It is important to note, however, Erbisch said, that local municipalities are not required to meet the new indigent defense standards unless the state provides funding, per Public Act 93 of 2013 — and there’s no guarantee the state will continue funding indigent defense in future budgets.
“They’ll need to continue to fund that, so we’ll obviously work with our legislators locally and encourage them to make sure that the state continues to support fully the funding of indigent defense as we’re going forward,” he said.
The county will receive their first installment grant from the state in October to fund the public defender’s office — the county will then have 180 days to implement the plan developed and approved by the Marquette County Board.
While financial commitments cannot be made until after the funding is formally distributed in October, Erbisch said they can be “moving forward and starting the process, so that when that first grant comes, that we’re in a position to start to implement over the next six months.”
Part of the preparations are creating and posting job descriptions, Erbisch said, as the new public defender’s office will initially employ three attorneys, one of which will be the chief public defender. The office will also employ a legal secretary and office manager, he said.
“We’ve created the job descriptions for the chief public defender and assistant public defender positions,” Erbisch said. “I anticipate advertising the chief public defender positon relatively soon because that person will ultimately help build the rest of the office.”
In addition to the three defenders employed at the office, there will also be a list of attorneys to handle overflow and conflicts of interest, Erbisch said, with funding specifically set aside for this purpose.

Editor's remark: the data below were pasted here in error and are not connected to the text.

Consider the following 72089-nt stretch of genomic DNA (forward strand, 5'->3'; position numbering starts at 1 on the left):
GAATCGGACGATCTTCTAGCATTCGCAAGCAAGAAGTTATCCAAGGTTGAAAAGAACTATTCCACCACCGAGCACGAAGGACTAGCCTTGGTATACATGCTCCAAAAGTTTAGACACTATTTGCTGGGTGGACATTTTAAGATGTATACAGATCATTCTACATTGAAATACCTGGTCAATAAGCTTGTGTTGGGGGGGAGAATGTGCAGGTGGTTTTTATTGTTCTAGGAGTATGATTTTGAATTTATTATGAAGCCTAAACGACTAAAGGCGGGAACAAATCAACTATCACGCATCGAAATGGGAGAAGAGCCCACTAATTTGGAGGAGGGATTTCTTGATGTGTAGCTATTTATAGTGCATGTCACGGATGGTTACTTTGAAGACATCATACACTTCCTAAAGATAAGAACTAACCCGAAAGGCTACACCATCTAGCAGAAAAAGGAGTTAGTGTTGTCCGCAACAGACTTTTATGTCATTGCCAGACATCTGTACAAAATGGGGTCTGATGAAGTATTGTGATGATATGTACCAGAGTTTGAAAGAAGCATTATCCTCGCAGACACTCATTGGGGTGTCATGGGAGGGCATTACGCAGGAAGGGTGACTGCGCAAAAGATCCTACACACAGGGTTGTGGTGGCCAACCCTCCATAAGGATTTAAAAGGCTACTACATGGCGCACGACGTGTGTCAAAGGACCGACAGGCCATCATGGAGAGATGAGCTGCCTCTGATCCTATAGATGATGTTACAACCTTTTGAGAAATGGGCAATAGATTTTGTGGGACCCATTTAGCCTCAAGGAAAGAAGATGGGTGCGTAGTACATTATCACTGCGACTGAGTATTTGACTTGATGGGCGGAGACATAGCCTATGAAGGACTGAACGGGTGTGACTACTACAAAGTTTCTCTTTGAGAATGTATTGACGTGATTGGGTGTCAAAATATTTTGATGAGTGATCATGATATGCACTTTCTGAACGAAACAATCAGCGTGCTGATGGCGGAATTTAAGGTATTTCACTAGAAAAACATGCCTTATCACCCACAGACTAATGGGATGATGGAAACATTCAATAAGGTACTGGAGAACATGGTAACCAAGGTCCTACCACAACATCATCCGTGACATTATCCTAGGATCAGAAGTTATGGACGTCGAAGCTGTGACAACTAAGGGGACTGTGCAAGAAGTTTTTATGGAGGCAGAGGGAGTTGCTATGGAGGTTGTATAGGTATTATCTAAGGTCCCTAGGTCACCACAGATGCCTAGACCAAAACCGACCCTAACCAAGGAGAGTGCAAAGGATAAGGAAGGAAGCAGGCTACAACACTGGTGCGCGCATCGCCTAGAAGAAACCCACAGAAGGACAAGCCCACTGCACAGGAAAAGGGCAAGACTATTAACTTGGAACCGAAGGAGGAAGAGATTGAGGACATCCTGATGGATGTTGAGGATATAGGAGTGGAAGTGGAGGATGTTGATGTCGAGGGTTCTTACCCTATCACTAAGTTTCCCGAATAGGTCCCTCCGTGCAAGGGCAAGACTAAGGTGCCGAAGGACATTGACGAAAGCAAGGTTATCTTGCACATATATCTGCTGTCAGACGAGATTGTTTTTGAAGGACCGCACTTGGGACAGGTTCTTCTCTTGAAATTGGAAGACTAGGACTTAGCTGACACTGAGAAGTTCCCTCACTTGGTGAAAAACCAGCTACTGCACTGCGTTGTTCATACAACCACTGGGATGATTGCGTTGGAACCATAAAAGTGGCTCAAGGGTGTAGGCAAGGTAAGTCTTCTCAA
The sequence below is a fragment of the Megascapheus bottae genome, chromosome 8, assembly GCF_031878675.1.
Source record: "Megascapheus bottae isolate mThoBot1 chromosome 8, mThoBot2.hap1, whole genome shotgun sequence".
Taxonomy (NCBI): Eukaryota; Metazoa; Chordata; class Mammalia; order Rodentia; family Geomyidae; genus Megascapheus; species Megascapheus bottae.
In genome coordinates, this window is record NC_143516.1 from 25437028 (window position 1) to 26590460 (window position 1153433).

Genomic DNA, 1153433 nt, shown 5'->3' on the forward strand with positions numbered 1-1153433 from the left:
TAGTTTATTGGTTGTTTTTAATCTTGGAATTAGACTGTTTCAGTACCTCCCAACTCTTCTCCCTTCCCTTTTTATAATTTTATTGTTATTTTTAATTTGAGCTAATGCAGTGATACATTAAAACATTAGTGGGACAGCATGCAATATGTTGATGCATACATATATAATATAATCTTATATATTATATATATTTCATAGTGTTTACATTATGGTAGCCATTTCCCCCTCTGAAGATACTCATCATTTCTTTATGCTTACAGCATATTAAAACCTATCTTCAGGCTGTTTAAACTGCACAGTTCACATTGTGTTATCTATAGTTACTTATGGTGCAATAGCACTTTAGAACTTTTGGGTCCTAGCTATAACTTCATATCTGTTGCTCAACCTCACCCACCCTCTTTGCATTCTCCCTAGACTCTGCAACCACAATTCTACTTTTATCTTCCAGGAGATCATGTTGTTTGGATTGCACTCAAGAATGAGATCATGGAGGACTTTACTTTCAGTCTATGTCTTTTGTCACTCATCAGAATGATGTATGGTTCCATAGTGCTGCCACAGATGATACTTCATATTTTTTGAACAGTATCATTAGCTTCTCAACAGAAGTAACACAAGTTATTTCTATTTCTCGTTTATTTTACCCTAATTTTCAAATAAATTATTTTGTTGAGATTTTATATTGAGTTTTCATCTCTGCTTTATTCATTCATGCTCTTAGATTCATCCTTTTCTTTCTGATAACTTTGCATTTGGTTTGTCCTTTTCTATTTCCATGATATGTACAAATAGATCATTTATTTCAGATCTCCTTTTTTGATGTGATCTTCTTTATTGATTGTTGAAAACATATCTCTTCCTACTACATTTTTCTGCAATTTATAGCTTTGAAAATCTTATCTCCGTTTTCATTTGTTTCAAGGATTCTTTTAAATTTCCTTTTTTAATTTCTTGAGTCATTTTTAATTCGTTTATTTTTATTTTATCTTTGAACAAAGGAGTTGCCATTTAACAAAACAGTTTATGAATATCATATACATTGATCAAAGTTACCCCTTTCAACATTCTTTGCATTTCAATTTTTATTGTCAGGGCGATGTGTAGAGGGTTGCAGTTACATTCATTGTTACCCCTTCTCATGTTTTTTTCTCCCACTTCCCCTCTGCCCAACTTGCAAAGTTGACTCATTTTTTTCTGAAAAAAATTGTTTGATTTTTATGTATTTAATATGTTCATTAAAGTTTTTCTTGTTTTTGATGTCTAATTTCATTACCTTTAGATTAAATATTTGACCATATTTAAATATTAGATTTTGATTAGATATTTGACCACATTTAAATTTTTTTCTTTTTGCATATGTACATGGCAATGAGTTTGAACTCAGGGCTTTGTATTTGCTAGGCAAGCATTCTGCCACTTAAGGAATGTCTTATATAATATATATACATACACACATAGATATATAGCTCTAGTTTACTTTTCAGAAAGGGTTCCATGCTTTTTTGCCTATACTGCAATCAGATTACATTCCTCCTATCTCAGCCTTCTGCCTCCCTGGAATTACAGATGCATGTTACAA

Beyond staffing preparations, the county has also examined its options for housing the new office — while there had initially been hopes of placing the new public defender’s office inside the courthouse complex, Erbisch said, the office will be housed outside of the courthouse complex due to limited space.
“Hopefully, it will be very close to the courthouse, that’s one of the objectives,” he said.
The cost of leasing the space, purchasing desks and otherwise equipping the office will be included in the grant, Erbisch said, noting that with the exception of the lease space, these will not be recurring costs.
Another one-time cost associated with the project is the construction of attorney-client meeting rooms in the courthouse complex, as providing a space for these meetings is one of the new requirements brought about by the Michigan Indigent Defense Commission.
“These two (attorney-client meeting) rooms in (the Henry A. Skewis Annex) will add a really nice feature for them and we’ll be modifying one of the spaces over at the original sandstone courthouse next door that will help ensure it is private,” he said.
The county will submit its next budget to the state in early 2019, Erbisch said — while this doesn’t give them much time from the initial grant installment, the annual budgets that the county submits to the state will be evaluated on an on-going basis, Erbisch said, noting that the county will monitor the caseload and other aspects related to the public defender’s office to assess where staff and/or funding may need to be focused.
Overall, Erbisch said, he feels the creation of the public defender’s office, while undoubtedly complex, will be a “positive thing” for all involved.
Cecilia Brown can be reached at 906-228-2500, ext. 248. Her email address is firstname.lastname@example.org.